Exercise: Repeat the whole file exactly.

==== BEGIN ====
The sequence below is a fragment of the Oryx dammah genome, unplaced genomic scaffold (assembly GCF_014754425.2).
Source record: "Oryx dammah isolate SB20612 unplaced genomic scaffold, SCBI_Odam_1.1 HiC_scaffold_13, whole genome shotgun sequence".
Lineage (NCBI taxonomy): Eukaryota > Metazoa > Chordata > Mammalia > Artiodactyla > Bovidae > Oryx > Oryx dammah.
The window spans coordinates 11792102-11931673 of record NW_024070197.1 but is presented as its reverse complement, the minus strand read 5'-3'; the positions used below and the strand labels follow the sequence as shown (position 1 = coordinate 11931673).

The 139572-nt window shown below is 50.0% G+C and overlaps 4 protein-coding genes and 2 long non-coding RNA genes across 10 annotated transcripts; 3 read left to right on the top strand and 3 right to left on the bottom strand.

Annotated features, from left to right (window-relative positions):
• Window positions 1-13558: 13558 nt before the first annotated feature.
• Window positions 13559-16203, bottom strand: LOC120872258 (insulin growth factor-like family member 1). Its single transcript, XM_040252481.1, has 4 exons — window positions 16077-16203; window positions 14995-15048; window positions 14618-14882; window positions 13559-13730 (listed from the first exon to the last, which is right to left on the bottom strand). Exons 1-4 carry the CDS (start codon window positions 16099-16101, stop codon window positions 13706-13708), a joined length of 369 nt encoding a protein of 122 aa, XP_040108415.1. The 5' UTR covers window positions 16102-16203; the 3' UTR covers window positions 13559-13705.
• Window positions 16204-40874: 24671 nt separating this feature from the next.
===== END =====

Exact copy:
The sequence below is a fragment of the Oryx dammah genome, unplaced genomic scaffold (assembly GCF_014754425.2).
Source record: "Oryx dammah isolate SB20612 unplaced genomic scaffold, SCBI_Odam_1.1 HiC_scaffold_13, whole genome shotgun sequence".
Lineage (NCBI taxonomy): Eukaryota > Metazoa > Chordata > Mammalia > Artiodactyla > Bovidae > Oryx > Oryx dammah.
The window spans coordinates 11792102-11931673 of record NW_024070197.1 but is presented as its reverse complement, the minus strand read 5'-3'; the positions used below and the strand labels follow the sequence as shown (position 1 = coordinate 11931673).

The 139572-nt window shown below is 50.0% G+C and overlaps 4 protein-coding genes and 2 long non-coding RNA genes across 10 annotated transcripts; 3 read left to right on the top strand and 3 right to left on the bottom strand.

Annotated features, from left to right (window-relative positions):
• Window positions 1-13558: 13558 nt before the first annotated feature.
• Window positions 13559-16203, bottom strand: LOC120872258 (insulin growth factor-like family member 1). Its single transcript, XM_040252481.1, has 4 exons — window positions 16077-16203; window positions 14995-15048; window positions 14618-14882; window positions 13559-13730 (listed from the first exon to the last, which is right to left on the bottom strand). Exons 1-4 carry the CDS (start codon window positions 16099-16101, stop codon window positions 13706-13708), a joined length of 369 nt encoding a protein of 122 aa, XP_040108415.1. The 5' UTR covers window positions 16102-16203; the 3' UTR covers window positions 13559-13705.
• Window positions 16204-40874: 24671 nt separating this feature from the next.